Bandsaw fence.

My father-in-law procured a new shop addition this past weekend, namely a Ryobi 9″ benchtop band saw!!!  Jim, you rock!  This little gem has already earned it’s keep by enabling me to make some tricky angled cuts on Keaton’s Rocket Bookcase (more on that in another post).


Once I get the hang of things and play with it a while, I’ll post a review of it, but for now, there are a few house keeping things that need attending. Namely, a fence and a push stick (safety first!).

I’ll go into details of the unboxing and tuning in the review, so we’ll pick it up when I cut a few scraps and made some more fuel for the fire pit. At that point I realized, if I’m going to get serious, I need a rip fence! I perused the internet for a little bit and hit on the idea of having the fence adjustable for drift. That meant it had to be something similar to the drill press fence, with a pivot point at one end and a clamping point at the other.

Speaking of the drill press, I decided to salvage yet more of the aborted drill-lathe, specifically, the part that held the tailstock. It already had a t-nut in it and a carriage bolt adapted to a handle (oak dowel).


But how to connect this to the nice poplar 1×2 I had left over from another project. That’s when it dawned on me: drill a hole in the end of the fence, run the bolt through and leaven the maple block with the t-nut underneath to ride along the side of the table. Incan adjust the angle of the fence, tighten if down and clamp the other end! Awesome!

Problem. As soon as I clamped it for a test drive, the end with the block and bolt popped right up off the table. Hmmmmm. So. I need to secure this thing somehow. All kinds of options floated through my head. Another clamp. A pizza. Magnets. Beer. Another piece of wood under it, designed to hook on the underside of the table….more beer….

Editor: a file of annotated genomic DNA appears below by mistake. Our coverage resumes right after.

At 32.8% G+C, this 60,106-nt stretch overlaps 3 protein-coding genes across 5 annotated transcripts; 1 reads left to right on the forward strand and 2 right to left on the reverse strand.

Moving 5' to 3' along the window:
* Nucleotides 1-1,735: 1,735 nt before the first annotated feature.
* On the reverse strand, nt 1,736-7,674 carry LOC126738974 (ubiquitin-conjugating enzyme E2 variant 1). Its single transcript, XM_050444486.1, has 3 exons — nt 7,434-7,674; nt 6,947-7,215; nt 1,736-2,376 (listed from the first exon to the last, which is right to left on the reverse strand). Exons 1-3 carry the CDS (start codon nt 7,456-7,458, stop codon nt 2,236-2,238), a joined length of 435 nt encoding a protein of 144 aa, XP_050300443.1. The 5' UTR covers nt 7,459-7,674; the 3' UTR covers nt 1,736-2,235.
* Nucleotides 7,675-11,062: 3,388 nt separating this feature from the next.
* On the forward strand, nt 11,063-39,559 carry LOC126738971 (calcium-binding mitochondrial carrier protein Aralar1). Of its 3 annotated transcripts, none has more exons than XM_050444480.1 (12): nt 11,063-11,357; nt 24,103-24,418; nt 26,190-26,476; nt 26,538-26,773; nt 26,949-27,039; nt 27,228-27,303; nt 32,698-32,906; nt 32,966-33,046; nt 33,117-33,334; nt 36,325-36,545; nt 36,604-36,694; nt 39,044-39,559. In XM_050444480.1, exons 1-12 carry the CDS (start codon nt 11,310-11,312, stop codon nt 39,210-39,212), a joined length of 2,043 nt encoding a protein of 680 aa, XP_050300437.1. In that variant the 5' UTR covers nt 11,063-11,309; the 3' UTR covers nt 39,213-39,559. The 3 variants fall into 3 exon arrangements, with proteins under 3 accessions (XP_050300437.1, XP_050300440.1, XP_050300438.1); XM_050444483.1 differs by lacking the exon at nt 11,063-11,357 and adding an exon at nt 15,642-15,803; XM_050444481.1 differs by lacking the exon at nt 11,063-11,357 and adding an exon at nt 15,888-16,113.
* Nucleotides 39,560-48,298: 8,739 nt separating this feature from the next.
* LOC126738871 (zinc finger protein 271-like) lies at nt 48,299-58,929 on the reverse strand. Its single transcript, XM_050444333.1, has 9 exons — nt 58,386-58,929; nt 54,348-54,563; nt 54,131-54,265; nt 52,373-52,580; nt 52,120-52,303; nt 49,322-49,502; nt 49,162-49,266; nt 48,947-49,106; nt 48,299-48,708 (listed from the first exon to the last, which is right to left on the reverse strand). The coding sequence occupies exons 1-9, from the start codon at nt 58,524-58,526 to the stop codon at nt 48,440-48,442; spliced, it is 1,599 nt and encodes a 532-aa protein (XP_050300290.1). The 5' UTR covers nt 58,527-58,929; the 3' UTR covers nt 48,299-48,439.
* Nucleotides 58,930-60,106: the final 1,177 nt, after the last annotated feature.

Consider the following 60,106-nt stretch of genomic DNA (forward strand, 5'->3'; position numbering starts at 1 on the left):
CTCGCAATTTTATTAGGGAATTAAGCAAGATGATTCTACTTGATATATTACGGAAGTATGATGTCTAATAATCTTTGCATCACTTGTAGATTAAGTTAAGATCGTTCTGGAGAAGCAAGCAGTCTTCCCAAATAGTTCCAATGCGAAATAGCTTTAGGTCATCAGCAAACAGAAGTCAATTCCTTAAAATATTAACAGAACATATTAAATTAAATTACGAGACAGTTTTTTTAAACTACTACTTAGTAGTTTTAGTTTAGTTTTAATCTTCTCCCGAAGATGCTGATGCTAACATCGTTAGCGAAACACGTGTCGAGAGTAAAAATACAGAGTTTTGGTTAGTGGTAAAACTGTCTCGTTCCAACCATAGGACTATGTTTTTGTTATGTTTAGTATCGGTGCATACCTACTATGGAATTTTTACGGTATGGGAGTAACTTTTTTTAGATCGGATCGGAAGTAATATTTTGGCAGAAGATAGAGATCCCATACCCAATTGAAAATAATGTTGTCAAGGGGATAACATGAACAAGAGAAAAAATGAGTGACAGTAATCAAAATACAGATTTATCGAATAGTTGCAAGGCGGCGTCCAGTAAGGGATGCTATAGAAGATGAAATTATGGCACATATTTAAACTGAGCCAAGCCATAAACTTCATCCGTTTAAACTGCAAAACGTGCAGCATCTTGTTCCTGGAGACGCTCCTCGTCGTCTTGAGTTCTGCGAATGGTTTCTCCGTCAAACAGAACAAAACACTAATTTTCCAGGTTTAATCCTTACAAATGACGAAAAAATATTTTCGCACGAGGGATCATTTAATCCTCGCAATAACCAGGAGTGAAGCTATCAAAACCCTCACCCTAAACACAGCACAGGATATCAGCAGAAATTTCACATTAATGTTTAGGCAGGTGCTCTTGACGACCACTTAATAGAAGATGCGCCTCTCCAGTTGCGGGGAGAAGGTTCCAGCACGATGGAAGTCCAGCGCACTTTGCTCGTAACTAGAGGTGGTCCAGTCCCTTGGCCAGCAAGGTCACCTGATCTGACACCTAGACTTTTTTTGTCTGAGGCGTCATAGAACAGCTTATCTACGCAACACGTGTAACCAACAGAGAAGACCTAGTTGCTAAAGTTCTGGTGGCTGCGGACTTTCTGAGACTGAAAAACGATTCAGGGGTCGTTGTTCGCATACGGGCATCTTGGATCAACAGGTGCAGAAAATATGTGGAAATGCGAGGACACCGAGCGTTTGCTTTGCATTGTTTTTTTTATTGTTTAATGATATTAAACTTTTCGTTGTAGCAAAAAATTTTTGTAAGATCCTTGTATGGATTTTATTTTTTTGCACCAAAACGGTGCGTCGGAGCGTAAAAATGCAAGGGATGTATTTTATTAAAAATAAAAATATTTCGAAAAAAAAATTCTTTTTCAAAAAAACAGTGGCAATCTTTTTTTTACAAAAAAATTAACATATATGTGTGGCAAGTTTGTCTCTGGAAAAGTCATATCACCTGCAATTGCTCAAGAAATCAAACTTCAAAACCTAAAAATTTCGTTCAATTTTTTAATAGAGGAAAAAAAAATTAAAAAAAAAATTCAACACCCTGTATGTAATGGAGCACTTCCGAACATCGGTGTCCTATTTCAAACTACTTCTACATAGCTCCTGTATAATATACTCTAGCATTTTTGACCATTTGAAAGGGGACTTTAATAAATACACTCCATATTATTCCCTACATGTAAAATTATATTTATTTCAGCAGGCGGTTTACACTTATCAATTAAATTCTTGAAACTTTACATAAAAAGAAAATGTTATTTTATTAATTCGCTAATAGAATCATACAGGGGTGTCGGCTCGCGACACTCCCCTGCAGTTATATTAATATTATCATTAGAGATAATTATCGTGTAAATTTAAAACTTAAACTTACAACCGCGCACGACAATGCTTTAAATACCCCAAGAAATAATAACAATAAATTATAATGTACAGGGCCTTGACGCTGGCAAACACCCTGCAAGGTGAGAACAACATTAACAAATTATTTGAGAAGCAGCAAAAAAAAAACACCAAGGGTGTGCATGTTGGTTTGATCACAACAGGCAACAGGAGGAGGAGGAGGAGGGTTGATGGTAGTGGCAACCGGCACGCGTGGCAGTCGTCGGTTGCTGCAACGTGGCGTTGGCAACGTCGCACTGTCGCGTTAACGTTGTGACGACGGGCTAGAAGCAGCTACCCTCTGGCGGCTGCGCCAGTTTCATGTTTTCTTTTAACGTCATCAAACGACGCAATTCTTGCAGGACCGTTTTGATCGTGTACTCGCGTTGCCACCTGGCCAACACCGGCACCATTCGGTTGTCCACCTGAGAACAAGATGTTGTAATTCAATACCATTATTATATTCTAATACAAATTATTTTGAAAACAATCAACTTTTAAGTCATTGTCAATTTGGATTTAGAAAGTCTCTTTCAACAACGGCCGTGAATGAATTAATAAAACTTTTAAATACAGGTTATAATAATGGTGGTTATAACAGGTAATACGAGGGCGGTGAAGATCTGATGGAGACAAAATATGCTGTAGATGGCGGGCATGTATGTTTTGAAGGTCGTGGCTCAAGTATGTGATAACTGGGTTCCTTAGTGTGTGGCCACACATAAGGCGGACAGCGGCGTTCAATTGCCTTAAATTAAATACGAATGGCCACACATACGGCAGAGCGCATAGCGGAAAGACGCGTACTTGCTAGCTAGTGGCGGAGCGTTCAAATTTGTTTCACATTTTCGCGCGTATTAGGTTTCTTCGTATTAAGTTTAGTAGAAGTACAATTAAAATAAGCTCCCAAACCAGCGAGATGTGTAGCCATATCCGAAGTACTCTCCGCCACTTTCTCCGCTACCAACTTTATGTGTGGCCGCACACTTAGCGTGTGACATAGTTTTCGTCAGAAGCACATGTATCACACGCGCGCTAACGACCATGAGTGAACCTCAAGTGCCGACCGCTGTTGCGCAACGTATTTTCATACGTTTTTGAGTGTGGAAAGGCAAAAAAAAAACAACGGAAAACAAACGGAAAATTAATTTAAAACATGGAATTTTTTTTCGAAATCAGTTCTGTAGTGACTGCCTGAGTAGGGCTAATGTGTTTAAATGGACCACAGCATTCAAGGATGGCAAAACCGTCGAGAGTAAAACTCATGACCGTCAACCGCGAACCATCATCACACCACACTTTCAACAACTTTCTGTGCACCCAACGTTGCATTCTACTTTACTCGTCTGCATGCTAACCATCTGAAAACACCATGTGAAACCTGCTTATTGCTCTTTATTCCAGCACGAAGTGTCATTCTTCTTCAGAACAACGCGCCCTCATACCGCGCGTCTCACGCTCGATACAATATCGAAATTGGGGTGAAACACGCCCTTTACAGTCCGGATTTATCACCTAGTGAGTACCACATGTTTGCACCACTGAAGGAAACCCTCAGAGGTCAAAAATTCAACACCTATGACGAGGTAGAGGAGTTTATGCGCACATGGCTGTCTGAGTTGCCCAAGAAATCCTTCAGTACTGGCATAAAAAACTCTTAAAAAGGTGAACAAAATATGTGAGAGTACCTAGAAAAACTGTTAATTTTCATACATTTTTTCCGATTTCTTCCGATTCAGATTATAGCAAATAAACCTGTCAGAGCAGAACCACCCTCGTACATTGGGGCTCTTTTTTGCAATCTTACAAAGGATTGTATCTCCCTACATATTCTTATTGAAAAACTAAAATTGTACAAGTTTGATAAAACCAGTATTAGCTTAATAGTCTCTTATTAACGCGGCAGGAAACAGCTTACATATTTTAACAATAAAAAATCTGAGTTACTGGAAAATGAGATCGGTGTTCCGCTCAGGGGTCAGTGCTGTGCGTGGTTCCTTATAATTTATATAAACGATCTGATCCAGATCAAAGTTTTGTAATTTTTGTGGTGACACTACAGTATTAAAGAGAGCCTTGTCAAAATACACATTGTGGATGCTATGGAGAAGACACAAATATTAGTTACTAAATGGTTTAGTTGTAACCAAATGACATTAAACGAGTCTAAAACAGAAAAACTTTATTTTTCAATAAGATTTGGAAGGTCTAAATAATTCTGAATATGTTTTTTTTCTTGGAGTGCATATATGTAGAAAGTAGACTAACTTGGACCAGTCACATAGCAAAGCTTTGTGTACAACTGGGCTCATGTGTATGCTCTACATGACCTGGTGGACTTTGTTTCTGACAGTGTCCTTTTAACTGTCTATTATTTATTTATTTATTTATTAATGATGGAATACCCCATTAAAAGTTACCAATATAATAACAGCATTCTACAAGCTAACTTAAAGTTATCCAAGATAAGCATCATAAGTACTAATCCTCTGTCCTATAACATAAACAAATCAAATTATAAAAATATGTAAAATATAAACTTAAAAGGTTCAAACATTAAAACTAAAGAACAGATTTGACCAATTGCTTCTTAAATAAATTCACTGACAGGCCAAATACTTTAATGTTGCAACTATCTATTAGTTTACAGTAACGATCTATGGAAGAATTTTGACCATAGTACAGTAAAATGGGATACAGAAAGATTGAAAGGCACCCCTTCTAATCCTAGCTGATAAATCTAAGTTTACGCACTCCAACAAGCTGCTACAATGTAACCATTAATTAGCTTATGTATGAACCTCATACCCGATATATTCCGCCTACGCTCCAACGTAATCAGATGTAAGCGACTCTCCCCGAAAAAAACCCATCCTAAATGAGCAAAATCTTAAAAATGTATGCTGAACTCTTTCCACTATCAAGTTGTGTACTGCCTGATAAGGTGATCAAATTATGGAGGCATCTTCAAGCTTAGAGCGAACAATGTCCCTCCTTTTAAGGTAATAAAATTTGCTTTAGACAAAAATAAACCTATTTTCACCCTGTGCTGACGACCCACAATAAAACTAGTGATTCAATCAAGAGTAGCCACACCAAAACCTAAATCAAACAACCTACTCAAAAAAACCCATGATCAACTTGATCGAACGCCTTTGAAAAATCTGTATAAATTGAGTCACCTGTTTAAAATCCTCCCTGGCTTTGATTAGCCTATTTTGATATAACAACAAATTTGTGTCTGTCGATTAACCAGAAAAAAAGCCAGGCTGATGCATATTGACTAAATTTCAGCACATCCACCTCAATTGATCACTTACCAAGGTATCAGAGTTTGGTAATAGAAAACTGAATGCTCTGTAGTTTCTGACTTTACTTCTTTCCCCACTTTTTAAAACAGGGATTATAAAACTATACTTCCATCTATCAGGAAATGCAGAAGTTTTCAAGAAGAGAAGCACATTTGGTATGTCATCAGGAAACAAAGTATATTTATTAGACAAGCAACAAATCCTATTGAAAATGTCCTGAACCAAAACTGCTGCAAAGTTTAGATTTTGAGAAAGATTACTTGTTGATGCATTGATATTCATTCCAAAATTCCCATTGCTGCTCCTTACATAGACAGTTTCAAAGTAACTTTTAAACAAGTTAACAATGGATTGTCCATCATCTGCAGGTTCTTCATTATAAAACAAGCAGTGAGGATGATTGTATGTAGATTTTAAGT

Eventually I put thoughts of beer to rest (sadly) and settled on an idea to create a a hook shaped block (or piece of metal). After I spent an hour fiddling with an L bracket to bend it into shape, I realized there was no easy way to attach that to the fence assembly without redesigning the whole thing.

Then it hit me: use wood. I had a strip of 3/4″ maple that would fit the bill if I couple nibble out a notch on the band saw just big enough to hook over the lip of the table. It was the right thickness to fit flush on the fence assembly. It had to work.

I began by cutting the slot for the table in two identical pieces of maple. that took all of 10 seconds. Then I glued those to the block under the fence.



Then I had a block that vaguely looked like those flying bricks from Tron (lol).


Put it all together and it worked perfectly!!! The hooks have enough strength to hold the fence securely with no wobble (they are pretty snug…may have to apply some wax) and the fence is now very easily adjust and won’t pop up!


So then I had to test it:


And then noticed a piece of scrap from when I made the trim on my daughter’s bookcase. I lined everything up, left it adjusted for drift from the first test piece and ripped me some quarter round moulding!


I cannot begin to express how excited I am over this project and this tool. The band saw is going to open up all kinds of possibilities for me, I think!

Thanks again, Jim!!!!


About Steven M. Vaught

A native son of Delaware, now living in Illinois, Steven is a writer, family historian, amateur astronomer, sometimes-gardener, woodworker, father to three wonderful children, husband to a wonderful wife, and caretaker of one cheeky vizsla.
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One Response to Bandsaw fence.

  1. Big D says:

    Nice gift and valuable tool! Gotta watch out moving and lifting that sucker around your workbench though! I.e. from one that knows… experience is the best (and sometimes harshest) teacher. EOM

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